Another great dive today to Von Damm. We didn’t dive until 6am but happily that gave Casey and the rest of the Nereus team plenty of chance to get our manipulator fixed and working really well again without any of the twitches from the day before.
On the seabed by 7:30 we quickly found some very nice hot water flowing from a crack in the hillside to the North of the main spire that had an aurora of shrimp around it but was too hot for mega-fauna habitation. But what about the microbes? Julie bravely stepped forward to answer that, along with Chip and Sean at the back of the control van checking the temperatures of the fluids and making sure the SuPR sampler was doing its magic. Right after that, Jeff joined the party to decide, along with Jill, that they didn’t want to collect samples from the same site but, instead, that they were interested in any other vent they could find so long as it was 89°C exactly!
While this was going on, we also got to thinking about names for Julie’s new site that would fit with a theme that Jill has already introduced into a paper that she is writing on the vent-fluid compositions at Von Damm. Knowing that we were immediately north of, and down-hill from, two sites that we know of as White Castle and Ginger castle, our decision making process worked as follows… Inspired by the fact that Julie initially claimed she was too hungry to think before breakfast and also by the fact that the “Buttery” in a castle used to be a place that served wine and ale because the water wasn’t safe to drink, Julie chose her sampling site to be called “Shrimp Buttery”.
Jeff showed that he really wasn’t entering into the spirit of the process when, on arrival at what he initially described as “a good looking vent” and which he, Jill and Sean went on to sample, the best suggestion he coud make was that the site be called “Buttery Shrimp”. Fortunately, Leighton had already called up a web site on Medieval Castle terminology by this point and found a word that sounded really good: Bartizan. Even better was the description that followed: a bartizan is an overhanging, wall-mounted turret projecting from the walls of medieval fortifications, most frequently found at corners. Since we were at the northernmost promontory of the Von Damm field, on the steeply sloping wall of White Castle, this all seemed most apposite and Jill was happy to bestow her blessing on the name. With that sampling done, Cliff stepped in and spent 10-15 minutes of technical brilliance/voodoo (did I mention Arthur C Clarke in a blog already? The bit about advanced technologies being indistinguishable from magic?). Whatever Cliff did, it made our “James Cameron” cameras totally sing, so I then had a lot of fun filming close up at the Bartizan vent and in a fly-past of the whole White Castle complex with Casey.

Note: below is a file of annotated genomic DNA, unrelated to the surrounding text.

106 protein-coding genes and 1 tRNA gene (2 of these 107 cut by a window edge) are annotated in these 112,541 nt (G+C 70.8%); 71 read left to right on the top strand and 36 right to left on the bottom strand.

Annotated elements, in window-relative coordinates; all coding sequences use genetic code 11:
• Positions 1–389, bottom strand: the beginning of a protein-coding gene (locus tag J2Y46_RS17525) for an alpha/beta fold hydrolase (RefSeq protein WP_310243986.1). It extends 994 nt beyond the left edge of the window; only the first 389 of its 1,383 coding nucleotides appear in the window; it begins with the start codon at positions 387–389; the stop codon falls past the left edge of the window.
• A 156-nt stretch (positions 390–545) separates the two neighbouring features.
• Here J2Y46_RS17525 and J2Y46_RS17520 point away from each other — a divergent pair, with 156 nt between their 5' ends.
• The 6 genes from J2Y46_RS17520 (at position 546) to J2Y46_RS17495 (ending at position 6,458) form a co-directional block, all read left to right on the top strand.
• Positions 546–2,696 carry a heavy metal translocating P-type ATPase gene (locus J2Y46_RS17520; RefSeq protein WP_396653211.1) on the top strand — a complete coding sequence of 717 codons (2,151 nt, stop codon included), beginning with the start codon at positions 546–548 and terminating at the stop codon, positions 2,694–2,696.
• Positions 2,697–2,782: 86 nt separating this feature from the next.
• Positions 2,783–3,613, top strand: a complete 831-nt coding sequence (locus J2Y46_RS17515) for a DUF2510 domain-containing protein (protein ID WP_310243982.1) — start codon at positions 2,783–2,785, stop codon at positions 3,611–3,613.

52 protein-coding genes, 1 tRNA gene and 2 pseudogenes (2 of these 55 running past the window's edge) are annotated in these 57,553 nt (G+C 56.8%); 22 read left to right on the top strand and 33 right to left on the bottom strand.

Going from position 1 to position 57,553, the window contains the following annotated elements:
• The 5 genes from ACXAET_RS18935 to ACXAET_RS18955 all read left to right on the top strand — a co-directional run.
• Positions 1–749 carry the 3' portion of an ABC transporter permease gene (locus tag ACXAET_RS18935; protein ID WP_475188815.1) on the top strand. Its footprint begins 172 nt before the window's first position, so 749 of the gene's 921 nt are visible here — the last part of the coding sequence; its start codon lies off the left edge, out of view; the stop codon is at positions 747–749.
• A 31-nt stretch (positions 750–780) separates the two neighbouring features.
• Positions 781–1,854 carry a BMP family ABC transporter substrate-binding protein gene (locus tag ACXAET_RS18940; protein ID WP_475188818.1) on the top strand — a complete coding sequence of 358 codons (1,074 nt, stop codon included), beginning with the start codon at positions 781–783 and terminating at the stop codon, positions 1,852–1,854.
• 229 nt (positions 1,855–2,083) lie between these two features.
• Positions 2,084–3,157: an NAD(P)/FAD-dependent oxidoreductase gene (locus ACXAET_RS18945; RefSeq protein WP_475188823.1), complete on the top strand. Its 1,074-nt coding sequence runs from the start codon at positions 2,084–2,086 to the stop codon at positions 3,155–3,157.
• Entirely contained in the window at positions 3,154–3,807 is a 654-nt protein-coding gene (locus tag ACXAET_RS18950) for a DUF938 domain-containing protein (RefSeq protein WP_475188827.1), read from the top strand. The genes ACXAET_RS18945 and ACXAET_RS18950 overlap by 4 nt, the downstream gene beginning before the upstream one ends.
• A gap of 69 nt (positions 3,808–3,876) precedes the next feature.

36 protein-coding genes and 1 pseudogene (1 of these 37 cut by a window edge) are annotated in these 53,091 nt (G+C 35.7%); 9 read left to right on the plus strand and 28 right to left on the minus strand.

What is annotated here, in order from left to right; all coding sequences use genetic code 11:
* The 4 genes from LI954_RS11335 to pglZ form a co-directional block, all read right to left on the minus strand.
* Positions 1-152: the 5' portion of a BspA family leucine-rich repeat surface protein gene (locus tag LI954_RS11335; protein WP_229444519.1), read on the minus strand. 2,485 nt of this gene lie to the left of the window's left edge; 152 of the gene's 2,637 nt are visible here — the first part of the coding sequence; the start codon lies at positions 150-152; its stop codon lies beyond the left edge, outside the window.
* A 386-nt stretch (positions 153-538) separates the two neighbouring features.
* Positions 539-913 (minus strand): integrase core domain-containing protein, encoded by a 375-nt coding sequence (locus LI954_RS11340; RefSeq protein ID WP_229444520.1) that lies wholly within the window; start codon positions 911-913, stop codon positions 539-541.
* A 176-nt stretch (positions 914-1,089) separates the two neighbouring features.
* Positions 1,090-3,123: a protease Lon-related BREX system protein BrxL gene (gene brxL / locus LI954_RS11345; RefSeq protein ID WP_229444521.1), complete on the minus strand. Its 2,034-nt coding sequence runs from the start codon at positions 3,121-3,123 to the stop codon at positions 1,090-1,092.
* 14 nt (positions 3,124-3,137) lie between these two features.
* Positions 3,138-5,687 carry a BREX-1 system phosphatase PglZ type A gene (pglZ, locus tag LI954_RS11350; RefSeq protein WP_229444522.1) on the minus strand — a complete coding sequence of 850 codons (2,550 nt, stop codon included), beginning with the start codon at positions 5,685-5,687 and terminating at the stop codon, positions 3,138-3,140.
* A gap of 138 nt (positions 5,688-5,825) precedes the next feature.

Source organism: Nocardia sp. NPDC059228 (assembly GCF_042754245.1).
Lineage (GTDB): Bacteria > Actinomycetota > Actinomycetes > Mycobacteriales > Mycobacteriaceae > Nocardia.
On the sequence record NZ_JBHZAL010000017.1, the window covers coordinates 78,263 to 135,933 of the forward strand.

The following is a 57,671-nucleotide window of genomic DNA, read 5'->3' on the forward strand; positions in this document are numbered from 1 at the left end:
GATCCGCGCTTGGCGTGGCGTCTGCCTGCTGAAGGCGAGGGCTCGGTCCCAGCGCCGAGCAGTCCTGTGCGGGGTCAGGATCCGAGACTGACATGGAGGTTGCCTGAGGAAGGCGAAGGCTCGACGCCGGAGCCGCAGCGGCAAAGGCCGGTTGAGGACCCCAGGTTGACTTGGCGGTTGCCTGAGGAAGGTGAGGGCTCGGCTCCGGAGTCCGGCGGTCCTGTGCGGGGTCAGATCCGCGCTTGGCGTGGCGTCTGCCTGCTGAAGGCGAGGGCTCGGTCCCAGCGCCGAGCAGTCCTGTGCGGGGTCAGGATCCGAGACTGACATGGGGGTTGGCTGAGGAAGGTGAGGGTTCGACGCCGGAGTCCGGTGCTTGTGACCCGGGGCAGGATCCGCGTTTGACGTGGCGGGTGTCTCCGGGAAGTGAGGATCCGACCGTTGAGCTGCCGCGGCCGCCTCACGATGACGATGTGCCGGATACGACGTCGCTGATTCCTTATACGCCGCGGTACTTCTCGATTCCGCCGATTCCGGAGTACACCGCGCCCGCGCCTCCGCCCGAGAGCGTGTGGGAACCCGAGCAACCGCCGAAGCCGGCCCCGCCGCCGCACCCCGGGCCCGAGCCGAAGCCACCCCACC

Oases 2013: come for the vents, stay for the cultural enlightenment.
Also the driving lesson.
On completing our sampling to the north of Von Damm, it was time to high-tail it round the outside of the Von Damm site to where we broke off sampling yesterday. Knowing that all we had in store was a nice drive in the country for the next half hour, I posted the navigation screen on our live web-feed and went to alert Julie that we would be ready to collect her next sample in about 30 minutes. When I got back to the Control Room I was delighted to find Mario at the controls as Casey took the chance to give him a driving lesson. All was delightfully relaxed as we drove, off bottom, away from the edge of a cliff, out over deeper water and slowly circled around to come back to the same cliff top about 200m further south.
So far so good.
Mario was totally relaxed.
Then, as we got back to the seafloor, Casey helped guide Mario as he drove over the rugged terrain of the seafloor while I used a combination of the navigation screen and my memories of what the local area looked like on the seafloor to guide us to where Julie wanted to sample from.
Mario looked super pleased when we got there and was ready to vacate the pilot’s chair. Not so fast. “Stay where you are” said Casey. “If you want to be a pilot, you’ve got to learn how to sample.” Today was that day. While I prepared to skip out for lunch, Julie took over in the watch-leader’s chair and Mario took the sample: good job! Later this afternoon, after collecting 65 soluble shrimp (actually only 60 dissolved into thin air and made their getaway, 5 stayed for the ride to the surface), we developed a different problem with the manipulator but that problem is fixed already.
So tonight we are mapping the last few areas on the seafloor that remain untouched by Falkor’s sonar beams and will be diving at 06h00 tomorrow.